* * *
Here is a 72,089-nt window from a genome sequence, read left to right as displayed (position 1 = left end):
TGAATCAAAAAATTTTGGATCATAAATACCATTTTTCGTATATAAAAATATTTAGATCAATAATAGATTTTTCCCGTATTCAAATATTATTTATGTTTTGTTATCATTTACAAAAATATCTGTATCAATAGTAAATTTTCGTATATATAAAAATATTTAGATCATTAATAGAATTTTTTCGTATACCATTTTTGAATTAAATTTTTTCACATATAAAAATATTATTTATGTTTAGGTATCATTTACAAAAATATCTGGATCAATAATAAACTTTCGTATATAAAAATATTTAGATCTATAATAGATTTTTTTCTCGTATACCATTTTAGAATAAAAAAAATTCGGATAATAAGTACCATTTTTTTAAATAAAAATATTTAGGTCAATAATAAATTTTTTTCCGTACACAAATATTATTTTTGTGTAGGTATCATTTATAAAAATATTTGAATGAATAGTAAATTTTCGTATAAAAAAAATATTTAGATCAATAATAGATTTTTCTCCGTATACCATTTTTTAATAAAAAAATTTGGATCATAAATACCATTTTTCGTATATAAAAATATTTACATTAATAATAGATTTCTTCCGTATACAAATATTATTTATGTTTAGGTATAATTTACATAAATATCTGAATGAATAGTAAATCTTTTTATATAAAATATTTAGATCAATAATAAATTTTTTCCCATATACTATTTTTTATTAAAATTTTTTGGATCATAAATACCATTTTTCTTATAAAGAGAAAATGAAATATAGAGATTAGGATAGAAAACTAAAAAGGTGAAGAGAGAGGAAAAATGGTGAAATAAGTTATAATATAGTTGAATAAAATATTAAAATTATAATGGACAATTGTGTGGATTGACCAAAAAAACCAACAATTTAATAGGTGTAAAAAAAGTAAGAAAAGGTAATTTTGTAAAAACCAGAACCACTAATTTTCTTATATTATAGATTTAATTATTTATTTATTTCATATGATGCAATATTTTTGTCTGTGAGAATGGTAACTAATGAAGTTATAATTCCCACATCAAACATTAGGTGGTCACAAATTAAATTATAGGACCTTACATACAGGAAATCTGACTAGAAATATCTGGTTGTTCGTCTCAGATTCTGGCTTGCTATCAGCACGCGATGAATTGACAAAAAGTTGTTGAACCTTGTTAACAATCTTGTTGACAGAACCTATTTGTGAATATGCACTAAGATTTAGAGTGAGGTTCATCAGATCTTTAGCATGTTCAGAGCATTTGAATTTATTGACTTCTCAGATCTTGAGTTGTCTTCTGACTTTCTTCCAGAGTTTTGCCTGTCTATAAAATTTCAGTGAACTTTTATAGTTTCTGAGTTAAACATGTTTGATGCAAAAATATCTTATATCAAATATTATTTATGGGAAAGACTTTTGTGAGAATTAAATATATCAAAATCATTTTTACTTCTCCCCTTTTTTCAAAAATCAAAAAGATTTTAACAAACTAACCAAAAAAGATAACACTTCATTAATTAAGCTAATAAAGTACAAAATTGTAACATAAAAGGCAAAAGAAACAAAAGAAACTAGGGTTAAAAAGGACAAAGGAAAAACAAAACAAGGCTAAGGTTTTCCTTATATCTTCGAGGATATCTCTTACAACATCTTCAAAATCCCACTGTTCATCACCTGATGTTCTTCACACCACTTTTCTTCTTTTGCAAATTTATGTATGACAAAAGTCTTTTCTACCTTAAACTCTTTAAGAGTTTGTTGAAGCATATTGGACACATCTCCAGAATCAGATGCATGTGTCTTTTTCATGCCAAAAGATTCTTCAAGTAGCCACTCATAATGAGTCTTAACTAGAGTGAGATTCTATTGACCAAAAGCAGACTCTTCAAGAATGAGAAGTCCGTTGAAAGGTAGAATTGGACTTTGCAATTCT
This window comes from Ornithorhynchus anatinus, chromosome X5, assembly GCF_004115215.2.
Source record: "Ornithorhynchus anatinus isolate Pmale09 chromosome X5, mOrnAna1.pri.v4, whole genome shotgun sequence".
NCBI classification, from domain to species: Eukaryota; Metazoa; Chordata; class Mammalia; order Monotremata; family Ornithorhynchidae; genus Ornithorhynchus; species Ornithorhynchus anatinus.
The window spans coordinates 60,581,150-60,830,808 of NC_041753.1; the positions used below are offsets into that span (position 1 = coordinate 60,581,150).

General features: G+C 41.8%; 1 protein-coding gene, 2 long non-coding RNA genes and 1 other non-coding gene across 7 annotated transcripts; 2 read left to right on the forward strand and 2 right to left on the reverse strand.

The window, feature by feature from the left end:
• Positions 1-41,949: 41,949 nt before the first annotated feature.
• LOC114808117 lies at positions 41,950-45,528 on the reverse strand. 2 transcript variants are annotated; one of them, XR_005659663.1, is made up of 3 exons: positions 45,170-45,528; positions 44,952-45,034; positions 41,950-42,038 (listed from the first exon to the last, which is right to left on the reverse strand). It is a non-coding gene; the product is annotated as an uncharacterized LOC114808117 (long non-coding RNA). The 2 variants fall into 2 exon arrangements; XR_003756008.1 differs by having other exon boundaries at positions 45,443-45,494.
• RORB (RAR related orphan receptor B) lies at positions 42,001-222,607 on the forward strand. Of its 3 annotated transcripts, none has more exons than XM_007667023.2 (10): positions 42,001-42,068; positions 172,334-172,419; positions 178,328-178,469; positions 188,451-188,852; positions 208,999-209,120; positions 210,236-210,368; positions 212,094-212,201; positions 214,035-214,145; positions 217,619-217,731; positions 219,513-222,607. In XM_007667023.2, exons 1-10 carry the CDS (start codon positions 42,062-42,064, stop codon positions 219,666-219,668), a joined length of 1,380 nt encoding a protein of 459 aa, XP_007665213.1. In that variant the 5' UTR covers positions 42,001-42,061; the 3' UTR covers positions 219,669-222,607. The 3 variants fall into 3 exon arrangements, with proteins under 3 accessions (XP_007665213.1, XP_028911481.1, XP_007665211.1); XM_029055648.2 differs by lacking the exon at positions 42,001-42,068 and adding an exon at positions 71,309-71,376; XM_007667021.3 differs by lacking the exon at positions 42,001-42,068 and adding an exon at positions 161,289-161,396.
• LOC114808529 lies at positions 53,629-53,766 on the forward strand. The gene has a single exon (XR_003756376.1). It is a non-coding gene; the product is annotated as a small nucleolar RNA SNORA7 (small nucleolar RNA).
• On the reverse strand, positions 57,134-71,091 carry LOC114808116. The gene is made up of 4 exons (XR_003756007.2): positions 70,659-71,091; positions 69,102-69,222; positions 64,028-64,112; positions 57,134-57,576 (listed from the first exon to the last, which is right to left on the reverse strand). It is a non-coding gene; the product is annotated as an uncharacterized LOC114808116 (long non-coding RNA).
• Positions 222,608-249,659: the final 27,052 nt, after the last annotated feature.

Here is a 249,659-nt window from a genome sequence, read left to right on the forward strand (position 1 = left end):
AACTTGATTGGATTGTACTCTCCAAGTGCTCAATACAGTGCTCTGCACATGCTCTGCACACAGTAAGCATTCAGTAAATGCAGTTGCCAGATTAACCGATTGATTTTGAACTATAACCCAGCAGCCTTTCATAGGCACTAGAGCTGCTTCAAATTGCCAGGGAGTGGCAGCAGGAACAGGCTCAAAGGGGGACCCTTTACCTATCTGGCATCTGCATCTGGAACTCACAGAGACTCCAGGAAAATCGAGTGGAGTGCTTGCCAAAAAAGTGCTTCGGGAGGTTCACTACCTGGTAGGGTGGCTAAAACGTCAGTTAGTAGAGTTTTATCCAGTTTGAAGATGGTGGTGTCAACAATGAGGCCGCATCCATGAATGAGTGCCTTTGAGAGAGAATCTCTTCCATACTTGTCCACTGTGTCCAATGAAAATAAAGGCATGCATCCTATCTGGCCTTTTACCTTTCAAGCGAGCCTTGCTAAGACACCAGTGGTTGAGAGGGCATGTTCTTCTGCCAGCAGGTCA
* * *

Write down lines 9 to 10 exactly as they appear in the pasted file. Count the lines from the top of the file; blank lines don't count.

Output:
• Positions 1-41,949: 41,949 nt before the first annotated feature.
• LOC114808117 lies at positions 41,950-45,528 on the reverse strand. 2 transcript variants are annotated; one of them, XR_005659663.1, is made up of 3 exons: positions 45,170-45,528; positions 44,952-45,034; positions 41,950-42,038 (listed from the first exon to the last, which is right to left on the reverse strand). It is a non-coding gene; the product is annotated as an uncharacterized LOC114808117 (long non-coding RNA). The 2 variants fall into 2 exon arrangements; XR_003756008.1 differs by having other exon boundaries at positions 45,443-45,494.